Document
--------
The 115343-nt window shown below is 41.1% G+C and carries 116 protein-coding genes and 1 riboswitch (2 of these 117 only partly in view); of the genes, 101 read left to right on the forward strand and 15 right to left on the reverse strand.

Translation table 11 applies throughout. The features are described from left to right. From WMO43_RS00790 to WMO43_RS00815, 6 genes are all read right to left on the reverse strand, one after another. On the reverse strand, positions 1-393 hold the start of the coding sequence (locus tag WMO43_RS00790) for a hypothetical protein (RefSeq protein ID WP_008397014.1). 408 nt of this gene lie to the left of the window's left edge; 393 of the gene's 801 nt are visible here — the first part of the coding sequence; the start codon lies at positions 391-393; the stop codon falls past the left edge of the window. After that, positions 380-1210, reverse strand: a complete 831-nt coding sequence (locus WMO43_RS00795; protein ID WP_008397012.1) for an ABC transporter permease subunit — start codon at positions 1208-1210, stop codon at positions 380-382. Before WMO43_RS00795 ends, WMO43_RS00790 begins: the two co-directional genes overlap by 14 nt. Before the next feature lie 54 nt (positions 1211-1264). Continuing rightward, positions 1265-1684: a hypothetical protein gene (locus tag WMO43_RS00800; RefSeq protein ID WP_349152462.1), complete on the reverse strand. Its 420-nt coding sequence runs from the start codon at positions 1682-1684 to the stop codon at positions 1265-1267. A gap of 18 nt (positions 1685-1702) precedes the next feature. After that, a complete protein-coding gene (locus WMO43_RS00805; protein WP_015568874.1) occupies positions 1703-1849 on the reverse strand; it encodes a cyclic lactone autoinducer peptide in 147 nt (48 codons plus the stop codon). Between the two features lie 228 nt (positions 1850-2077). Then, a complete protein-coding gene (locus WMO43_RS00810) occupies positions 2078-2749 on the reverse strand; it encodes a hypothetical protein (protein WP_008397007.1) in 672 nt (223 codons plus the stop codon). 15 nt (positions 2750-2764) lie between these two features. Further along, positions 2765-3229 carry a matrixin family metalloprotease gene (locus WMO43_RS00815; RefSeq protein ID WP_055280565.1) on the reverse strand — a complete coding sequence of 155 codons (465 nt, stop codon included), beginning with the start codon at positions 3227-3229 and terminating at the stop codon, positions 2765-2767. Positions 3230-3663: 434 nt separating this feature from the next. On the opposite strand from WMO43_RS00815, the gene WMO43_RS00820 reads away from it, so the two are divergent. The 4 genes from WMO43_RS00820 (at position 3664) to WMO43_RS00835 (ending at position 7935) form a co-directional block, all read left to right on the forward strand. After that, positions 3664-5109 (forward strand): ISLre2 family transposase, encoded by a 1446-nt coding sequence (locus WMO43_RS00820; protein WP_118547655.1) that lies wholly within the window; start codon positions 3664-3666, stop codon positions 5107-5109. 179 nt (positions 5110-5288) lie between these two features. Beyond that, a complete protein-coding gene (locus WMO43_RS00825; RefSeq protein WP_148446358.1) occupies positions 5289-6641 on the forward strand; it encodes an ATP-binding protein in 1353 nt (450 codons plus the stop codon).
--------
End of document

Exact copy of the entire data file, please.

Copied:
The 115343-nt window shown below is 41.1% G+C and carries 116 protein-coding genes and 1 riboswitch (2 of these 117 only partly in view); of the genes, 101 read left to right on the forward strand and 15 right to left on the reverse strand.

Translation table 11 applies throughout. The features are described from left to right. From WMO43_RS00790 to WMO43_RS00815, 6 genes are all read right to left on the reverse strand, one after another. On the reverse strand, positions 1-393 hold the start of the coding sequence (locus tag WMO43_RS00790) for a hypothetical protein (RefSeq protein ID WP_008397014.1). 408 nt of this gene lie to the left of the window's left edge; 393 of the gene's 801 nt are visible here — the first part of the coding sequence; the start codon lies at positions 391-393; the stop codon falls past the left edge of the window. After that, positions 380-1210, reverse strand: a complete 831-nt coding sequence (locus WMO43_RS00795; protein ID WP_008397012.1) for an ABC transporter permease subunit — start codon at positions 1208-1210, stop codon at positions 380-382. Before WMO43_RS00795 ends, WMO43_RS00790 begins: the two co-directional genes overlap by 14 nt. Before the next feature lie 54 nt (positions 1211-1264). Continuing rightward, positions 1265-1684: a hypothetical protein gene (locus tag WMO43_RS00800; RefSeq protein ID WP_349152462.1), complete on the reverse strand. Its 420-nt coding sequence runs from the start codon at positions 1682-1684 to the stop codon at positions 1265-1267. A gap of 18 nt (positions 1685-1702) precedes the next feature. After that, a complete protein-coding gene (locus WMO43_RS00805; protein WP_015568874.1) occupies positions 1703-1849 on the reverse strand; it encodes a cyclic lactone autoinducer peptide in 147 nt (48 codons plus the stop codon). Between the two features lie 228 nt (positions 1850-2077). Then, a complete protein-coding gene (locus WMO43_RS00810) occupies positions 2078-2749 on the reverse strand; it encodes a hypothetical protein (protein WP_008397007.1) in 672 nt (223 codons plus the stop codon). 15 nt (positions 2750-2764) lie between these two features. Further along, positions 2765-3229 carry a matrixin family metalloprotease gene (locus WMO43_RS00815; RefSeq protein ID WP_055280565.1) on the reverse strand — a complete coding sequence of 155 codons (465 nt, stop codon included), beginning with the start codon at positions 3227-3229 and terminating at the stop codon, positions 2765-2767. Positions 3230-3663: 434 nt separating this feature from the next. On the opposite strand from WMO43_RS00815, the gene WMO43_RS00820 reads away from it, so the two are divergent. The 4 genes from WMO43_RS00820 (at position 3664) to WMO43_RS00835 (ending at position 7935) form a co-directional block, all read left to right on the forward strand. After that, positions 3664-5109 (forward strand): ISLre2 family transposase, encoded by a 1446-nt coding sequence (locus WMO43_RS00820; protein WP_118547655.1) that lies wholly within the window; start codon positions 3664-3666, stop codon positions 5107-5109. 179 nt (positions 5110-5288) lie between these two features. Beyond that, a complete protein-coding gene (locus WMO43_RS00825; RefSeq protein WP_148446358.1) occupies positions 5289-6641 on the forward strand; it encodes an ATP-binding protein in 1353 nt (450 codons plus the stop codon).